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Deconvolution is an algorithm-based process that can be used to enhance the recorded data. The process tries to undo the distortion inherit to the microscope as well as reduce noise in the images. To obtain best results a high magnification objective should be used and the data should be oversampled. This means that the pixel size should be smaller than the 'optimal' given by the microscope.  Huygens offers a calculator app that can be used to calculate the optimal sampling for deconvolution.  Because the sampling needed for deconvolution is different from the normal sampling you need to decide whether or not you are going to deconvolve your data before you record it.  It is also important to understand that while deconvolution tries to reconstruct structures and remove noise it does not guarantee that intensities within the image remain comparable.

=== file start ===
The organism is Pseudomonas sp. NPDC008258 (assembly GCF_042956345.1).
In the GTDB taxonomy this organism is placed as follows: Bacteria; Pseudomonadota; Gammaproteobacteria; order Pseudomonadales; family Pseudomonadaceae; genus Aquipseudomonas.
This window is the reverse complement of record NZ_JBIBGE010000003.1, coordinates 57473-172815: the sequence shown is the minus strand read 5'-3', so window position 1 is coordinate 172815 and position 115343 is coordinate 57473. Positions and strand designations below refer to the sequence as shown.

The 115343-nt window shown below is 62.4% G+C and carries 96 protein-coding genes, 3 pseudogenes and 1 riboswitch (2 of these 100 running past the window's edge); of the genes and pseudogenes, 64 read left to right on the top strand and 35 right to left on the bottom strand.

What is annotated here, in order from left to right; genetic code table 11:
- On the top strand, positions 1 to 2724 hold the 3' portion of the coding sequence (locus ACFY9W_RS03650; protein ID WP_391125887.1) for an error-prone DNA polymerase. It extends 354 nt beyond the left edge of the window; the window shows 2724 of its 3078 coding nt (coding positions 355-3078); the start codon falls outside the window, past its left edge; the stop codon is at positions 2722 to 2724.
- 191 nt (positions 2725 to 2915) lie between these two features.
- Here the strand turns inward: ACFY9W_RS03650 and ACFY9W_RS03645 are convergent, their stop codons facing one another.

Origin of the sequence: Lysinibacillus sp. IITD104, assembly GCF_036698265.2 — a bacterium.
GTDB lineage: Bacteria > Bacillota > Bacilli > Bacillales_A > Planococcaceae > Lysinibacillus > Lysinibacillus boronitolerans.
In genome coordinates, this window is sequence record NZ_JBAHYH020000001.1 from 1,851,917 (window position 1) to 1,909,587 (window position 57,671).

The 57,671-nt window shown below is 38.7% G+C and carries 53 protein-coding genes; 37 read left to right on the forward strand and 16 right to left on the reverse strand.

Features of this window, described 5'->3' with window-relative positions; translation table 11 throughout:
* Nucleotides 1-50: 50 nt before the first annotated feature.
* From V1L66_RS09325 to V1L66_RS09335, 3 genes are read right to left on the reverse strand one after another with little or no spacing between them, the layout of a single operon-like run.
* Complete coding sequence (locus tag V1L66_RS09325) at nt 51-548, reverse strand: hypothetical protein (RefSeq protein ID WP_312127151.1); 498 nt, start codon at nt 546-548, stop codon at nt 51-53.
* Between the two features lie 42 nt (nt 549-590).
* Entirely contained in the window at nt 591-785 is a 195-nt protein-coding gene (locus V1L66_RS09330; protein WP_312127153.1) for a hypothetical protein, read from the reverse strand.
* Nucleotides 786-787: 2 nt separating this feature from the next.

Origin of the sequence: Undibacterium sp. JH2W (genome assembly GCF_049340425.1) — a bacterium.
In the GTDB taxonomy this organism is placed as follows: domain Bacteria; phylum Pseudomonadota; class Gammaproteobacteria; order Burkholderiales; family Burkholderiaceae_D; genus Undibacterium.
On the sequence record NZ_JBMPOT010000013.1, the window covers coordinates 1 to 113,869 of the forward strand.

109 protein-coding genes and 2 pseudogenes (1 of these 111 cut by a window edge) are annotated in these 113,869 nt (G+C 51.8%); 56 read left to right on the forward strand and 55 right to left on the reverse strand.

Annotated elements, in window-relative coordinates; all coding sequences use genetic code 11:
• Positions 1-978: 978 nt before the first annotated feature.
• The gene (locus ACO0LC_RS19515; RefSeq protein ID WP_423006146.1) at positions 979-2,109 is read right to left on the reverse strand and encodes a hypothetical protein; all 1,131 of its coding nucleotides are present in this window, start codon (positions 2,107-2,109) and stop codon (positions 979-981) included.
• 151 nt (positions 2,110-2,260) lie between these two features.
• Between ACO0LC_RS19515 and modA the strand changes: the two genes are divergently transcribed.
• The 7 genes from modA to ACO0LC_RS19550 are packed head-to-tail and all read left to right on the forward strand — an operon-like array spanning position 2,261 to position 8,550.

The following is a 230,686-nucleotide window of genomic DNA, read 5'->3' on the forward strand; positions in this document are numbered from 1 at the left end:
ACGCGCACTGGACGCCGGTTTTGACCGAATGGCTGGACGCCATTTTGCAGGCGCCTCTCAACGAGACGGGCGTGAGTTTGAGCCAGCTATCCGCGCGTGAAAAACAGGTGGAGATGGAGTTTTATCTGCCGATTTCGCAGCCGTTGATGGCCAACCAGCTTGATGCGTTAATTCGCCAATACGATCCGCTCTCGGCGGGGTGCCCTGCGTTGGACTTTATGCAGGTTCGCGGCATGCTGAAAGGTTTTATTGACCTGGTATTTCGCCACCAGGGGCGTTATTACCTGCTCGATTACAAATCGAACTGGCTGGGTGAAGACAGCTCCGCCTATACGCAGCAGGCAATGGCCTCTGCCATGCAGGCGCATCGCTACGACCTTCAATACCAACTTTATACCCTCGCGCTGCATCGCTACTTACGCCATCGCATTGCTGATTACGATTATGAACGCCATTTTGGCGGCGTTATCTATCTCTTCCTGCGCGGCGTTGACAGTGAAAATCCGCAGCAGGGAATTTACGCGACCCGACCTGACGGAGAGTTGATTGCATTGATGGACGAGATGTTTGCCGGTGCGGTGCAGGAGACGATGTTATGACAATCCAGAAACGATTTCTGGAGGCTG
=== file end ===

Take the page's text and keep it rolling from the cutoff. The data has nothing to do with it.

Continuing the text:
It is important to understand that deconvolution does not benefit every sample nor can it be used to salvage bad data. If your signal is weak and your data is noisy you should try to optimize your sample and imaging protocols first. You can find more information from here. We recommend you to discuss your options and aims with LMU staff if you have not worked with deconvolution software before.

Software available at LMU  Microvolution is installed on the HELMI 3D virtual computer  Huygens is installed on 3D Workstation on LMU premises Autoquant is installed on 3D Workstation on LMU premises



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